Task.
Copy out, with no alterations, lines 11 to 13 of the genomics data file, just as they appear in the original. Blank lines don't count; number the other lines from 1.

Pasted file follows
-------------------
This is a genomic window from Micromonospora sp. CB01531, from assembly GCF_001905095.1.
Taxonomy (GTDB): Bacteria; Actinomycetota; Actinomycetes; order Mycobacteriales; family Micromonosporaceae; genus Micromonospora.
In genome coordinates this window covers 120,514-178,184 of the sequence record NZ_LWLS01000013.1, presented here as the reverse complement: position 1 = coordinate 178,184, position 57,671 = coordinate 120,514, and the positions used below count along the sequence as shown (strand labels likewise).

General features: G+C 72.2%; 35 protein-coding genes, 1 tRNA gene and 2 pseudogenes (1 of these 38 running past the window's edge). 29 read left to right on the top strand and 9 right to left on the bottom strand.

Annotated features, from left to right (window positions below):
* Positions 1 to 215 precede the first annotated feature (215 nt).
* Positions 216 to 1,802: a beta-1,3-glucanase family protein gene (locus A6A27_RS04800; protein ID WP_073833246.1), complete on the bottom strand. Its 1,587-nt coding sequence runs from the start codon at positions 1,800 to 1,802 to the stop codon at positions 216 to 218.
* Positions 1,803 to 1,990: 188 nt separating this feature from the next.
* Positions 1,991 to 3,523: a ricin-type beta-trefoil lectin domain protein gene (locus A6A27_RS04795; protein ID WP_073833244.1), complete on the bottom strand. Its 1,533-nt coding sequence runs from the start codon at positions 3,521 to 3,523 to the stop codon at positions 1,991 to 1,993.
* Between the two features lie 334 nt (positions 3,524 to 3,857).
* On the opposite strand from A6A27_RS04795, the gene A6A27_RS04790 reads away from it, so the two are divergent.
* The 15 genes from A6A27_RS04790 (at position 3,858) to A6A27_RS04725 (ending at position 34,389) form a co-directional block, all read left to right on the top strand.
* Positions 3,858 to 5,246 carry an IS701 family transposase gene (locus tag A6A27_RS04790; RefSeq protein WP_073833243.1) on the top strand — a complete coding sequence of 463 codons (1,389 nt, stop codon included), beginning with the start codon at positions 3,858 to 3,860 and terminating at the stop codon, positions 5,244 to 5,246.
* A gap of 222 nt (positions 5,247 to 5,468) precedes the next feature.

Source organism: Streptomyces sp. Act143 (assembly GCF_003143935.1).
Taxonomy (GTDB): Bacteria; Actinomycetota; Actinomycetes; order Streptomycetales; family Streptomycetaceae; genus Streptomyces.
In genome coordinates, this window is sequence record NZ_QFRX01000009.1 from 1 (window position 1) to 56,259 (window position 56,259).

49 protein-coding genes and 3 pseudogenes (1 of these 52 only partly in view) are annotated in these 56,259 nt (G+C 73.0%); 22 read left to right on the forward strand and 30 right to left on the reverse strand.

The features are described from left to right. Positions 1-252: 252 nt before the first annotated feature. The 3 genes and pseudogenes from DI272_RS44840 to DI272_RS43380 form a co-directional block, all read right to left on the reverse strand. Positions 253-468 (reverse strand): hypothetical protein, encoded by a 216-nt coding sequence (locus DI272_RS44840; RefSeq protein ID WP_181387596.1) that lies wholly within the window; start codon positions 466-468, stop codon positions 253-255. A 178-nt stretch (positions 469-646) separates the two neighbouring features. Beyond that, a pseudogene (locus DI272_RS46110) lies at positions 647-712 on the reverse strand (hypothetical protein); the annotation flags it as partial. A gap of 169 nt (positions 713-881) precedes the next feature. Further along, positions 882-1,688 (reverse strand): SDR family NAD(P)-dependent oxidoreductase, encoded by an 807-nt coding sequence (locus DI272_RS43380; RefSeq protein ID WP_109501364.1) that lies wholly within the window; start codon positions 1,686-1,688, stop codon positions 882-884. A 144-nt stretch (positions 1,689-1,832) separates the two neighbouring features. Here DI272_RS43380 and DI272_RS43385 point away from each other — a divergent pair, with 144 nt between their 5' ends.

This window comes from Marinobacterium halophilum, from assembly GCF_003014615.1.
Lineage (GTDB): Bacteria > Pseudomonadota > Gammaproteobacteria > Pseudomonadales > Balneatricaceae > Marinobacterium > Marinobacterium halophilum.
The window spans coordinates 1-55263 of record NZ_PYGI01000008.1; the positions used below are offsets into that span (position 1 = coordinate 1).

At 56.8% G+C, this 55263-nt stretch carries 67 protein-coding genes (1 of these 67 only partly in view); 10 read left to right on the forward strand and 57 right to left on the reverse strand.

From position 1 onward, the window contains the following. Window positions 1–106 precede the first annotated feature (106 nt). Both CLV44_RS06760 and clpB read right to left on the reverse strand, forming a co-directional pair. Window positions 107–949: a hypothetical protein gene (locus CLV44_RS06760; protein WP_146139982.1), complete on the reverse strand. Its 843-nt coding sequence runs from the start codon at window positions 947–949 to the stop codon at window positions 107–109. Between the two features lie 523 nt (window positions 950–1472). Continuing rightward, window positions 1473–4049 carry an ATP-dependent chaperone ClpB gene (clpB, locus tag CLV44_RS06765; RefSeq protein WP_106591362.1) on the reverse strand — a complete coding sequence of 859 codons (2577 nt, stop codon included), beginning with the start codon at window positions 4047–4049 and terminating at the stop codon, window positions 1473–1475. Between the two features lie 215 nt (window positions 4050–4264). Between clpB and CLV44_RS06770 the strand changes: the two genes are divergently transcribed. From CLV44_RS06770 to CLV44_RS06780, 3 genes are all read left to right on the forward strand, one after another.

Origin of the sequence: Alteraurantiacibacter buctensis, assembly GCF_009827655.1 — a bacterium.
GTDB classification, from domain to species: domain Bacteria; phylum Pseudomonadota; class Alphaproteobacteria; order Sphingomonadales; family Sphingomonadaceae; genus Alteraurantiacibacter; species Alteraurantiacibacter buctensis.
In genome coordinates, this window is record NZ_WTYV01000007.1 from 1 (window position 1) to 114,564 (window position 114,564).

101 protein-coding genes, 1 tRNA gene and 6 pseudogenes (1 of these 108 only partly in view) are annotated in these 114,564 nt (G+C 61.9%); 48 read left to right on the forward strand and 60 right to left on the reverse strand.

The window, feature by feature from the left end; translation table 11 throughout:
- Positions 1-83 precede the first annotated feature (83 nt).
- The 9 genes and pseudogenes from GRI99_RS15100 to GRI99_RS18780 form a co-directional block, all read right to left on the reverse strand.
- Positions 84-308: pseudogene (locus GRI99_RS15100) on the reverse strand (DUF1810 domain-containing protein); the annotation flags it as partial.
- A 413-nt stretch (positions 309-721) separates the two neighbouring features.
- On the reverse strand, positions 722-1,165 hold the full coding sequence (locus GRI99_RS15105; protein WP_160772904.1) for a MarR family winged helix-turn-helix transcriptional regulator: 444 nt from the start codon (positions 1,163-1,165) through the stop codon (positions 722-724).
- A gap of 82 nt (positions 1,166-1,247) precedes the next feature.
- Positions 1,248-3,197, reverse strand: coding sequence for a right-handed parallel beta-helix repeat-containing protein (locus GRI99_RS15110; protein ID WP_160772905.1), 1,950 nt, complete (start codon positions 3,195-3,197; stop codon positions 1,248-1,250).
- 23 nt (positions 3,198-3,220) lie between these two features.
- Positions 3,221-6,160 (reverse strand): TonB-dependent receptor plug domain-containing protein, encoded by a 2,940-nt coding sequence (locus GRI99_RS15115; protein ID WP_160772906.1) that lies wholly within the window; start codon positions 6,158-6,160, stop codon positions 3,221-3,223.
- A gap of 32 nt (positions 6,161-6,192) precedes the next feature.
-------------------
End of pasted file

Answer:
* On the opposite strand from A6A27_RS04795, the gene A6A27_RS04790 reads away from it, so the two are divergent.
* The 15 genes from A6A27_RS04790 (at position 3,858) to A6A27_RS04725 (ending at position 34,389) form a co-directional block, all read left to right on the top strand.
* Positions 3,858 to 5,246 carry an IS701 family transposase gene (locus tag A6A27_RS04790; RefSeq protein WP_073833243.1) on the top strand — a complete coding sequence of 463 codons (1,389 nt, stop codon included), beginning with the start codon at positions 3,858 to 3,860 and terminating at the stop codon, positions 5,244 to 5,246.